New search tool gets billionaire's backing

Texas-based start-up IceRocket looks to edge in on Google's territory. A little money from Dallas Mavericks owner Mark Cuban won't hurt. founder and Dallas Mavericks owner Mark Cuban is backing a new Internet search start-up that aims to take over where Google leaves off.

Dallas-based upstart IceRocket is trying to throw a new twist on search results, along with some financial and advisory help from billionaire Cuban. The company is mixing its own Web search technology with "metasearch" features that tap into rival engines.

But it's hoping to set itself apart with features, such as more powerful image searching and an e-mail-based service that can be used on handhelds and other mobile devices.

"We don't need to recreate what (Google) is doing. There is a ton of room on the edges to do well things that they don't do well," IceRocket CEO Blake Rhodes said in an e-mail interview. Google users are now "facing an overwhelming volume of choices to the point where you always feel like you are missing something," he said.

IceRocket is part of a new generation of search engines, some of which hope to "out-Google Google," and some of which simply want to capture a narrowly defined portion of the Internet search market.

While none have anything but a tiny fraction of the audience of Google, the search giant's impending initial public offering--which is expected to raise as much as $3.3 billion--has been tantalizing for entrepreneurs and venture capitalists of all stripes.

The market is facing new competition from the other side of the spectrum, too. Microsoft has made it clear that it is devoting increasing resources to search, both on its MSN Web site and in future software products that will also search computers' hard drives, e-mail folders and other now-obscure corners of a person's digital world. publisher CNET Networks relaunched its own metasearch site,, on Wednesday.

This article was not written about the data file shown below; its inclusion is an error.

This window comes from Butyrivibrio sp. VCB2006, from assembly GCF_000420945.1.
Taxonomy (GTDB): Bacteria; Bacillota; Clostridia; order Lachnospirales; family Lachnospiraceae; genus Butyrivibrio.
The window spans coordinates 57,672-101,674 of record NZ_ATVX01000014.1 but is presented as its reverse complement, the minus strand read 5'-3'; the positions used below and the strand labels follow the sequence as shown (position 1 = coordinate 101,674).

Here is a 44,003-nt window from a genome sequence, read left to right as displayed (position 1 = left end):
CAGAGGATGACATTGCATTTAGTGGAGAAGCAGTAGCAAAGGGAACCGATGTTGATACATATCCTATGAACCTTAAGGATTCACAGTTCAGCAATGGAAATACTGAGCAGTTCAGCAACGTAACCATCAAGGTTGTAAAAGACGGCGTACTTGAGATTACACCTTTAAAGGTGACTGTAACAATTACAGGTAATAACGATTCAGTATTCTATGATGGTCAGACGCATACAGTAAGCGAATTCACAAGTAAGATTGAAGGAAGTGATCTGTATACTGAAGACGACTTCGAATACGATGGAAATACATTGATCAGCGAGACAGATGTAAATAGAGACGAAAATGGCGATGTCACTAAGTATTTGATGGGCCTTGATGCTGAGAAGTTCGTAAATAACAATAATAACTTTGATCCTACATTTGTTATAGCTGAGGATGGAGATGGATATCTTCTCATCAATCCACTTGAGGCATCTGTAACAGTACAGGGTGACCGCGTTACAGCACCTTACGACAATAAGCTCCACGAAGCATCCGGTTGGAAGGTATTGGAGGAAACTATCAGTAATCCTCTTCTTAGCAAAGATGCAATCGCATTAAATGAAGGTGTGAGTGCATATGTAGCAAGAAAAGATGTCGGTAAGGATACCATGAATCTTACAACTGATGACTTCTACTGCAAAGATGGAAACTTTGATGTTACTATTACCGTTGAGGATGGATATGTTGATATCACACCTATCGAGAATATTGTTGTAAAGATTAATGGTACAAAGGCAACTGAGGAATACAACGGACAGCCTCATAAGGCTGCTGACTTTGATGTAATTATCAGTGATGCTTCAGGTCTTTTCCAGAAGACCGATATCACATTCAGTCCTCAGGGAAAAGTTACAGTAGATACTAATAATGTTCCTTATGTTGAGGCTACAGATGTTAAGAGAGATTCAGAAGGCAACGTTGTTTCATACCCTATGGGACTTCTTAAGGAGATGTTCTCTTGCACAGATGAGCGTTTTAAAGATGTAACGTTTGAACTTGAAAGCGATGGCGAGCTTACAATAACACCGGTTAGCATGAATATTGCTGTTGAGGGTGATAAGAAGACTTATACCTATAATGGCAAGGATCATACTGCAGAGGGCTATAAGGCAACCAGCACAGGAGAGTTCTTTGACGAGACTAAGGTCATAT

Like previous generations of metasearch engines, IceRocket relies on some of its primary rivals, ranging from Yahoo and Ask Jeeves' Teoma to littler sites, including LookSmart's WiseNut.

Each search result provides a small thumbnail snapshot of the site it points to, which the company says will help users decide if they actually want to visit or not.

A feature still being tested enables cell phone or PDA users to send an e-mail with a search term to the site and get an e-mail back with the top five search results.

Rhodes said Cuban was an investor but declined to say how much money the Dallas entrepreneur provided.

On his Web log, Cuban said he was helping suggest features that would be useful.

"I've offered to help come up with some unique features that hopefully can allow them to separate from the pack," Cuban wrote. "To me, this is a unique way to 'design my own search engine.'"

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